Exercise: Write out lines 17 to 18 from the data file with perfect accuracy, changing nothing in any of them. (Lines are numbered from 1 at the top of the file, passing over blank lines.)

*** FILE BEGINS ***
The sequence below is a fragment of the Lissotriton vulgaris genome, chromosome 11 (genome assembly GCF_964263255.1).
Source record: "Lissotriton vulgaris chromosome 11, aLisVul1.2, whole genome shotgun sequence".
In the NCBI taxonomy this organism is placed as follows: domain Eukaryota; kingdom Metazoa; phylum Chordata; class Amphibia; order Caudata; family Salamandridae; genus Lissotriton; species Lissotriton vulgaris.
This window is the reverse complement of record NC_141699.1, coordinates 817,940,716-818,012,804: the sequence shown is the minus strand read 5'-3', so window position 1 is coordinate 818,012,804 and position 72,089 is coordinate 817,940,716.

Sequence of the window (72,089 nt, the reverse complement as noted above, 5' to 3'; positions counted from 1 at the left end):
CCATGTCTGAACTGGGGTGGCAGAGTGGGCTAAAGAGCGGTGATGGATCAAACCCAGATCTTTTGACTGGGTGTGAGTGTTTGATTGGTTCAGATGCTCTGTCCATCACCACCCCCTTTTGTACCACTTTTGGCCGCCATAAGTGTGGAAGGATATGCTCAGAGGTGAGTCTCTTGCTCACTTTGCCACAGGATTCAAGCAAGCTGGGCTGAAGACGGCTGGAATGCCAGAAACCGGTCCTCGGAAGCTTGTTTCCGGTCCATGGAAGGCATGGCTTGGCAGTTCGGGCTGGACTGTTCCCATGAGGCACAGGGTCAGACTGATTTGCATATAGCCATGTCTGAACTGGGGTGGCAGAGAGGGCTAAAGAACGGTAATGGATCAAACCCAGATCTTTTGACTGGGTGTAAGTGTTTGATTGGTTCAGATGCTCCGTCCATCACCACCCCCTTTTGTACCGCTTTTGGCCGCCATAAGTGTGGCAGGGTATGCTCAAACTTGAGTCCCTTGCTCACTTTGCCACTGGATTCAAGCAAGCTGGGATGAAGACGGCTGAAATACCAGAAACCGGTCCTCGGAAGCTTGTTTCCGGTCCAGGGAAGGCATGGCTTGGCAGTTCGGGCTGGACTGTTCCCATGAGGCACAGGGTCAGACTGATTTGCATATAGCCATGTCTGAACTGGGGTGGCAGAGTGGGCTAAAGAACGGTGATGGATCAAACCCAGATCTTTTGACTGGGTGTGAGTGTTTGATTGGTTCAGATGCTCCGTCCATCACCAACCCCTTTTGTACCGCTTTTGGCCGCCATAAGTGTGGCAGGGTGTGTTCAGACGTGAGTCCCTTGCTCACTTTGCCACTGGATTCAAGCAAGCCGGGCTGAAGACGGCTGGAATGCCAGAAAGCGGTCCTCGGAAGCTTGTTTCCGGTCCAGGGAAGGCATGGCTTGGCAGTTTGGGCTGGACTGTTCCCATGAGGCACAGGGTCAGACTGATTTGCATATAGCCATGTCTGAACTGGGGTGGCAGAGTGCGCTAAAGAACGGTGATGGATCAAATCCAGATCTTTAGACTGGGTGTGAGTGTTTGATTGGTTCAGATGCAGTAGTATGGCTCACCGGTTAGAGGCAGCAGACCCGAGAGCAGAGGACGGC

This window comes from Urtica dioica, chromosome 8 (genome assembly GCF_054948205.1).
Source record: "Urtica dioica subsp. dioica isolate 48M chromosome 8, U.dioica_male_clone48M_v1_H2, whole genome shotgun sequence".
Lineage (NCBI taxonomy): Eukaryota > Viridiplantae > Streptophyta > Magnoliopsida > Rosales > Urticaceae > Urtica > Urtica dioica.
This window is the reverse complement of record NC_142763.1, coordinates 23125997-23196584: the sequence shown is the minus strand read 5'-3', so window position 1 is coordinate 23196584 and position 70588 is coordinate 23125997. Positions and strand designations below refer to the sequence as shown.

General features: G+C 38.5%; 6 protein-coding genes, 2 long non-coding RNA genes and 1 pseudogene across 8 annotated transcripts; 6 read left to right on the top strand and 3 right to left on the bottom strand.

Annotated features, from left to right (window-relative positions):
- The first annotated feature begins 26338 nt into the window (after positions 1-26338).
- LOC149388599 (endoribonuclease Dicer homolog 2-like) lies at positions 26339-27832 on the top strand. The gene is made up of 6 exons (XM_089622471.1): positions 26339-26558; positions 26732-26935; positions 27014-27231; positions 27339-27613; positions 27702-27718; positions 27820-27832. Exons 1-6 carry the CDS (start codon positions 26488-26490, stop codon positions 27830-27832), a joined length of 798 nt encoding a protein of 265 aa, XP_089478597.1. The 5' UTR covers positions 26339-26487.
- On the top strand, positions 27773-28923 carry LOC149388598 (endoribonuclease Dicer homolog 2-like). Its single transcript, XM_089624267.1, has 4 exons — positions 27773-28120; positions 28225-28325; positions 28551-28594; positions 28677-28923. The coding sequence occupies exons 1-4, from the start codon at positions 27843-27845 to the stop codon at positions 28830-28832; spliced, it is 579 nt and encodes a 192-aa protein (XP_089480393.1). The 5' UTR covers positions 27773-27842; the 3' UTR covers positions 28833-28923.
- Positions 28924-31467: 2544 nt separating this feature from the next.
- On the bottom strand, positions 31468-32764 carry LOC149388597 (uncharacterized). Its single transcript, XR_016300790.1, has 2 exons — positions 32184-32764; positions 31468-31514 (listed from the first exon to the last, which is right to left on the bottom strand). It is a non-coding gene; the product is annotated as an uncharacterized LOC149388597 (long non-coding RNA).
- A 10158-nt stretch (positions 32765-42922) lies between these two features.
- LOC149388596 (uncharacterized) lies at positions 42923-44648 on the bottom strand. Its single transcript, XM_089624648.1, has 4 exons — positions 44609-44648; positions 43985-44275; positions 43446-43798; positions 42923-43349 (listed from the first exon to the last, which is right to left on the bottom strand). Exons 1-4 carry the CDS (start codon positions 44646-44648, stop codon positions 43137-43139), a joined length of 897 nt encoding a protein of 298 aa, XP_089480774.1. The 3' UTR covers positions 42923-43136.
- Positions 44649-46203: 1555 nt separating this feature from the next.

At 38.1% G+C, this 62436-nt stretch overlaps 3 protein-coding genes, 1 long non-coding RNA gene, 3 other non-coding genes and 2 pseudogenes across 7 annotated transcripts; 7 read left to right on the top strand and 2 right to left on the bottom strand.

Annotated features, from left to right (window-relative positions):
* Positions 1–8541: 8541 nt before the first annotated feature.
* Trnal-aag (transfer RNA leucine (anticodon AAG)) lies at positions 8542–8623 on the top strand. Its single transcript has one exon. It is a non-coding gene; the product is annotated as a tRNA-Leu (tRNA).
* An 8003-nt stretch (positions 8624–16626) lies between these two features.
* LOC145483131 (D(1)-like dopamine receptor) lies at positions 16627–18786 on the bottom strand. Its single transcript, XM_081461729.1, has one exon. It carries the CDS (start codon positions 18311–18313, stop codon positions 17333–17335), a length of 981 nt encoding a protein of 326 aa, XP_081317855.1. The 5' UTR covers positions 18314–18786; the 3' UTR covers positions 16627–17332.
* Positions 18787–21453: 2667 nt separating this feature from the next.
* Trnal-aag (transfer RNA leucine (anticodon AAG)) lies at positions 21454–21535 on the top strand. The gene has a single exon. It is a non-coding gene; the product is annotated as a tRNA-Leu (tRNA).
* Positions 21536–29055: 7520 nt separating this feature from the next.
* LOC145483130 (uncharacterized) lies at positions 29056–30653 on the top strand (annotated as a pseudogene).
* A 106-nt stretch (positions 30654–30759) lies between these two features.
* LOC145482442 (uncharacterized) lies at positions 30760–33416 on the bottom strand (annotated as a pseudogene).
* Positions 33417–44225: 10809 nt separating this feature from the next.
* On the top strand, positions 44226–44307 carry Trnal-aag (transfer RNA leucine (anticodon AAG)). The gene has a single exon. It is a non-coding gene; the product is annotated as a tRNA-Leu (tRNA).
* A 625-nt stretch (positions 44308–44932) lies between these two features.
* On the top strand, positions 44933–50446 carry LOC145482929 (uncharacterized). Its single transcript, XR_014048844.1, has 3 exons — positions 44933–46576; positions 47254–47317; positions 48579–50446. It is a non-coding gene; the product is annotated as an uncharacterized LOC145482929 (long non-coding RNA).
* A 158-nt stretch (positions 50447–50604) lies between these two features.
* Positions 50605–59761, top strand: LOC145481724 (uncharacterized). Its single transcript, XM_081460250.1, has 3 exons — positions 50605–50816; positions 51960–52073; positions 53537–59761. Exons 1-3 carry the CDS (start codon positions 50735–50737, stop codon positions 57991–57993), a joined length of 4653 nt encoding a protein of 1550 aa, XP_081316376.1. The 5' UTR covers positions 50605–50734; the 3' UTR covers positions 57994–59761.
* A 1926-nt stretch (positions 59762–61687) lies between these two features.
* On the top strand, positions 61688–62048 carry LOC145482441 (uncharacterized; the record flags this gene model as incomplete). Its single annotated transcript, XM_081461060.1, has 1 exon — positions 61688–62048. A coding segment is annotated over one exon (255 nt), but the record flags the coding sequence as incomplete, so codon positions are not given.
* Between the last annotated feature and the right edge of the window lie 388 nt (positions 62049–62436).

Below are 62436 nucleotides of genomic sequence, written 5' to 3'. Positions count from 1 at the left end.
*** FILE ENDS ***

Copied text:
- On the bottom strand, positions 31468-32764 carry LOC149388597 (uncharacterized). Its single transcript, XR_016300790.1, has 2 exons — positions 32184-32764; positions 31468-31514 (listed from the first exon to the last, which is right to left on the bottom strand). It is a non-coding gene; the product is annotated as an uncharacterized LOC149388597 (long non-coding RNA).
- A 10158-nt stretch (positions 32765-42922) lies between these two features.